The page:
Review: The Unwomanly Face of War by Svetlana Alexievich

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I want to shove this book at everyone I know.

Can I find the right words? I can tell about how I shot. But about how I wept, I can’t. That will be left untold. I know one thing: in war a human being becomes frightening and incomprehensible. How can one understand him? You’re a writer. Think up something yourself. Something beautiful. Without lice and filth, without vomit…Without the smell of vodka and blood…Not so frightening as life…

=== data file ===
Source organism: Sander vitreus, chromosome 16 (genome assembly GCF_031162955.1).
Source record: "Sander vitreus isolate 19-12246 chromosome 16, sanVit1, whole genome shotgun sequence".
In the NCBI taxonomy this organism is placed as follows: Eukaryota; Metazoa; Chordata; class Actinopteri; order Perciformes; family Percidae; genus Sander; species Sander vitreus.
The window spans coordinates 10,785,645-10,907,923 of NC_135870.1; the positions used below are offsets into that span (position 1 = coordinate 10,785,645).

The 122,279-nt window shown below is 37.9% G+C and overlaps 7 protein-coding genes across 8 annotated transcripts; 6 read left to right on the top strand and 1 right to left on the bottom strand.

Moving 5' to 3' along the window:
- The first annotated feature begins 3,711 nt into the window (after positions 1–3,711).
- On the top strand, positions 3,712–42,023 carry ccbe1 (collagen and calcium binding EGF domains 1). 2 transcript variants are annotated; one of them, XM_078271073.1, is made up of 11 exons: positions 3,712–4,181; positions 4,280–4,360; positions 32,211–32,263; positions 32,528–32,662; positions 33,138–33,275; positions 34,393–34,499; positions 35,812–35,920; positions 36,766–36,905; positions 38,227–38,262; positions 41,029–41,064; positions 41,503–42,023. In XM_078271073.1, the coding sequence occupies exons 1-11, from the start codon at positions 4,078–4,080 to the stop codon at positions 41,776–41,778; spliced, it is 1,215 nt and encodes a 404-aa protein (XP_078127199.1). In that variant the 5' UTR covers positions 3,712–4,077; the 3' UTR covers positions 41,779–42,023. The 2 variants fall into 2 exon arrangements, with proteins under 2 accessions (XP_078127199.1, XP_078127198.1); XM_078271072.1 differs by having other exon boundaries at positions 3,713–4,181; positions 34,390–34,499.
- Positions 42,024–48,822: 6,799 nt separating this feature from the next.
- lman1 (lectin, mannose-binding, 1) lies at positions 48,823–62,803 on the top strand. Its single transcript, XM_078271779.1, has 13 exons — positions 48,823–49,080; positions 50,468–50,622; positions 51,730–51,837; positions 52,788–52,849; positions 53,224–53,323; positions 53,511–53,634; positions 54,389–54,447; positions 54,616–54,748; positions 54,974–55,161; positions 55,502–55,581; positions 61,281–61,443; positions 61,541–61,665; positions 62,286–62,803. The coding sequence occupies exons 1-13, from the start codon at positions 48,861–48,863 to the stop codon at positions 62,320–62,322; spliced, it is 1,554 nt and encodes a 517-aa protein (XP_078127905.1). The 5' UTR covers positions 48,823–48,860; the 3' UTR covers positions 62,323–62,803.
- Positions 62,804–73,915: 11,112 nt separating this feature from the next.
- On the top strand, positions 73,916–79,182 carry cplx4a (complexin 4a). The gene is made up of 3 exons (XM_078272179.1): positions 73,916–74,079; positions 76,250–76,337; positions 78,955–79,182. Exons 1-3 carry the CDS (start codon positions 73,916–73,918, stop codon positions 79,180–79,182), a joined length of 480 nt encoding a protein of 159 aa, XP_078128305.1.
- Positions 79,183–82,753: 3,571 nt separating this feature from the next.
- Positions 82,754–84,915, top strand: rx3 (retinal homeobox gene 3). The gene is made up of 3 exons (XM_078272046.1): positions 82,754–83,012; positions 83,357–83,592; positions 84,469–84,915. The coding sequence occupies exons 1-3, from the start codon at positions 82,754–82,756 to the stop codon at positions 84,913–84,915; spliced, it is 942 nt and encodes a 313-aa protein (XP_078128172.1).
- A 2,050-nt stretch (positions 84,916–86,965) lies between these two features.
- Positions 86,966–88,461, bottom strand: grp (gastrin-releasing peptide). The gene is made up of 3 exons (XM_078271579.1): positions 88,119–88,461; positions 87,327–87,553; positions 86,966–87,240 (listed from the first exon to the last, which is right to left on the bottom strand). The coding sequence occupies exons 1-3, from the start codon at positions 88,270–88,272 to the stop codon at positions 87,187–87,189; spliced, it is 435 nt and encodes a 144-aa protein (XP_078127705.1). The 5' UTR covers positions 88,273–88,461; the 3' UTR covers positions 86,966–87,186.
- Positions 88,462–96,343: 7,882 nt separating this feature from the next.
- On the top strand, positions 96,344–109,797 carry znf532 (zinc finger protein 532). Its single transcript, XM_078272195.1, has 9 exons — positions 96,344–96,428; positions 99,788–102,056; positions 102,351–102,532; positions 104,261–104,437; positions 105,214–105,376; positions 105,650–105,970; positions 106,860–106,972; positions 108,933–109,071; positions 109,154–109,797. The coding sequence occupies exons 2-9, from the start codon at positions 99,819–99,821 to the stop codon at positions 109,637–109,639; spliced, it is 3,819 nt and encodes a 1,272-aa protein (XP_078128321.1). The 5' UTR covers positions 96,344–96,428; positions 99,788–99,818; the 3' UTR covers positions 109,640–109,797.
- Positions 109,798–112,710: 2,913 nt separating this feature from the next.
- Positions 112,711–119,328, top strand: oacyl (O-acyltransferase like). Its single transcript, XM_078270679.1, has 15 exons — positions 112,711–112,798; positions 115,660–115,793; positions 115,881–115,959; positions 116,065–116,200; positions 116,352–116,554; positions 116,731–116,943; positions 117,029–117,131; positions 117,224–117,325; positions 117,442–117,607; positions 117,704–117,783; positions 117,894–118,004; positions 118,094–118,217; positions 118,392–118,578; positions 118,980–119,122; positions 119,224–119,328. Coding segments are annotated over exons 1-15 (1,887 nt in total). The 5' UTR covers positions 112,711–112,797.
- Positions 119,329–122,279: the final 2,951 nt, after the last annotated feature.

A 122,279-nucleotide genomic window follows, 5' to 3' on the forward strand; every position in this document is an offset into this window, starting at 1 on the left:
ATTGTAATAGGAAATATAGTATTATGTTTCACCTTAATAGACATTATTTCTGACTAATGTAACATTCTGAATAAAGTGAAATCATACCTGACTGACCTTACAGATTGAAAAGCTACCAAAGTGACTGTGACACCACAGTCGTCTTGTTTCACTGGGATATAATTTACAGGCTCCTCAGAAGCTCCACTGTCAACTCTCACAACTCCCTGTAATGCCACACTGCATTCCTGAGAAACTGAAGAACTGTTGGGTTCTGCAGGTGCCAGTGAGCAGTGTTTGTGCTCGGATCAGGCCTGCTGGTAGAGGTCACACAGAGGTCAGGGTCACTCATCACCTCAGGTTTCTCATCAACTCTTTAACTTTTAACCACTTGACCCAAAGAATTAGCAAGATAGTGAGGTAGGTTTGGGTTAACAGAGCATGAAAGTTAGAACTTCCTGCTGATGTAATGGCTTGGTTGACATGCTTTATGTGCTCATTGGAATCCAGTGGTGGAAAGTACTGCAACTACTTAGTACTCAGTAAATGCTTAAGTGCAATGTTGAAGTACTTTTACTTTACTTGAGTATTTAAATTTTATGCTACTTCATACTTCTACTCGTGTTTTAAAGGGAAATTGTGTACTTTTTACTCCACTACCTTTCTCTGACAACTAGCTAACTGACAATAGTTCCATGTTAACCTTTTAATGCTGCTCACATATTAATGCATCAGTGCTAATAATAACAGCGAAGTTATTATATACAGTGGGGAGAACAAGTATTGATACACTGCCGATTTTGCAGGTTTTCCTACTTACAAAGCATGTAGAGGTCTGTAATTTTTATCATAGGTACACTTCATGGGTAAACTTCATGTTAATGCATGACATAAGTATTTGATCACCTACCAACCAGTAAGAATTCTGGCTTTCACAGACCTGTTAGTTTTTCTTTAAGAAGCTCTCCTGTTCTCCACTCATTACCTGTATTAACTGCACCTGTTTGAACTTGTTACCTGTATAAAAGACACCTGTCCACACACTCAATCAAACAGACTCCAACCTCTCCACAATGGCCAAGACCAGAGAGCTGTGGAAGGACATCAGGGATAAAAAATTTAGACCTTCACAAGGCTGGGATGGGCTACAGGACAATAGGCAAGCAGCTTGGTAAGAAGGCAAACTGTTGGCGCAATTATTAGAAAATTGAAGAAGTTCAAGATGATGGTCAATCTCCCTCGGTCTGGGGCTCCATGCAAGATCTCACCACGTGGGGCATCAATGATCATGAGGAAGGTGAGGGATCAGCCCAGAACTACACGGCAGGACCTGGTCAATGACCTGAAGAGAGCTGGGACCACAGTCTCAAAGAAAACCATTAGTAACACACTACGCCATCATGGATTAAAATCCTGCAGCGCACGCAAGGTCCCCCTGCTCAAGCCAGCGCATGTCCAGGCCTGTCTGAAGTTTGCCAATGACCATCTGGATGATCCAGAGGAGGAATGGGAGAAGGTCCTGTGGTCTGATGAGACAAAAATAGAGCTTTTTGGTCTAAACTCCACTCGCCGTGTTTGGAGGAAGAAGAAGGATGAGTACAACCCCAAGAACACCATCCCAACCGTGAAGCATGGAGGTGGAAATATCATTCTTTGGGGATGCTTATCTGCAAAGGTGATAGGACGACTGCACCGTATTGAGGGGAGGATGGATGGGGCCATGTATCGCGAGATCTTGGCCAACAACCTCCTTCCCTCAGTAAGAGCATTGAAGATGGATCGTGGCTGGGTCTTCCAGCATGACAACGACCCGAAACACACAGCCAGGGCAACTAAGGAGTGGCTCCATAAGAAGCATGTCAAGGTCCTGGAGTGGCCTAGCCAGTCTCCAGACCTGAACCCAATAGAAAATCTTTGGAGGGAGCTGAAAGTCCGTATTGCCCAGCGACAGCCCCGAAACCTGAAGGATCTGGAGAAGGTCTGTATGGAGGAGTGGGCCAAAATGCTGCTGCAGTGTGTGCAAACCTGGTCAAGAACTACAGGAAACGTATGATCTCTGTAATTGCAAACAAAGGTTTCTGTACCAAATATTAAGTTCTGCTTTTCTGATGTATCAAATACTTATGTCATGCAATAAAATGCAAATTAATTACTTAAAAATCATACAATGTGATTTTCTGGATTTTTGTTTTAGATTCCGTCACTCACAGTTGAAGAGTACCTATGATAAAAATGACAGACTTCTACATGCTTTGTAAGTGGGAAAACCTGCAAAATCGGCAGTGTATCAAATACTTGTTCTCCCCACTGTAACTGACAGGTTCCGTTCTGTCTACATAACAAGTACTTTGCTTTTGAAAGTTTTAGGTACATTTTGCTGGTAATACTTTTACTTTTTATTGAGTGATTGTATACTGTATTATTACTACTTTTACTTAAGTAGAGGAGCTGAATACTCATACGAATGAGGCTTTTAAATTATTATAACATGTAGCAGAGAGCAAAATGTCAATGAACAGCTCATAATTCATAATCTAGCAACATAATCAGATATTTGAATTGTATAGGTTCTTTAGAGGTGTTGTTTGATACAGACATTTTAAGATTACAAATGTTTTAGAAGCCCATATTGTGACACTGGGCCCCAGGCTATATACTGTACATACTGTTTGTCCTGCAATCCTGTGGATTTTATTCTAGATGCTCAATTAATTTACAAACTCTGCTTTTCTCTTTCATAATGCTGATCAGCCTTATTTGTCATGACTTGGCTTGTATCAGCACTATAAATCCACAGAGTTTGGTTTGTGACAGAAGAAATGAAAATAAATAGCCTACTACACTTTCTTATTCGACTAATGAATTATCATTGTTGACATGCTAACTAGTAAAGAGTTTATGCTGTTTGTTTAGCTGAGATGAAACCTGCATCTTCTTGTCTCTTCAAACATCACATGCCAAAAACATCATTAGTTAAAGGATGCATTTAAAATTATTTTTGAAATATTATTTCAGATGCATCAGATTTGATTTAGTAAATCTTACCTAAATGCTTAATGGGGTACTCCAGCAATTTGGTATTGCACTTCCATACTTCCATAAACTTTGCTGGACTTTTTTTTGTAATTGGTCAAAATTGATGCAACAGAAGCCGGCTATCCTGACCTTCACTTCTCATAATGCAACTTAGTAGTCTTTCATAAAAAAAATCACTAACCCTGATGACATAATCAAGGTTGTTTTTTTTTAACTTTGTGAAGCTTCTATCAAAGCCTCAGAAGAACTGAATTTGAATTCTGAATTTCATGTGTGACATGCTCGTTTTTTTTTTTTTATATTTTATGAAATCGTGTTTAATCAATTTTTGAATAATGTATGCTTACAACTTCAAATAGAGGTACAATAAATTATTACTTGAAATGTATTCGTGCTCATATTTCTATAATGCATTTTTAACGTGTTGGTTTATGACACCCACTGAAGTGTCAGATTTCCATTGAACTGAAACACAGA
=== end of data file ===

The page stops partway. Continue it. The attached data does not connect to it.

This is a collection of accounts of Russian women who went through WWII – soldiers of all kinds, partisan fighters, and medical workers mostly, but also washerwomen, bakers, mechanics, civilians…both about the war and what happened afterwards. All of them women whose stories were forgotten; silenced or forced to keep to a certain, more traditional narrative of glory. It’s hardly a traditional war book. No listings of great battles, victories, losses. Only very human, personal stories from the perspective of those who did not get to tell them until then.

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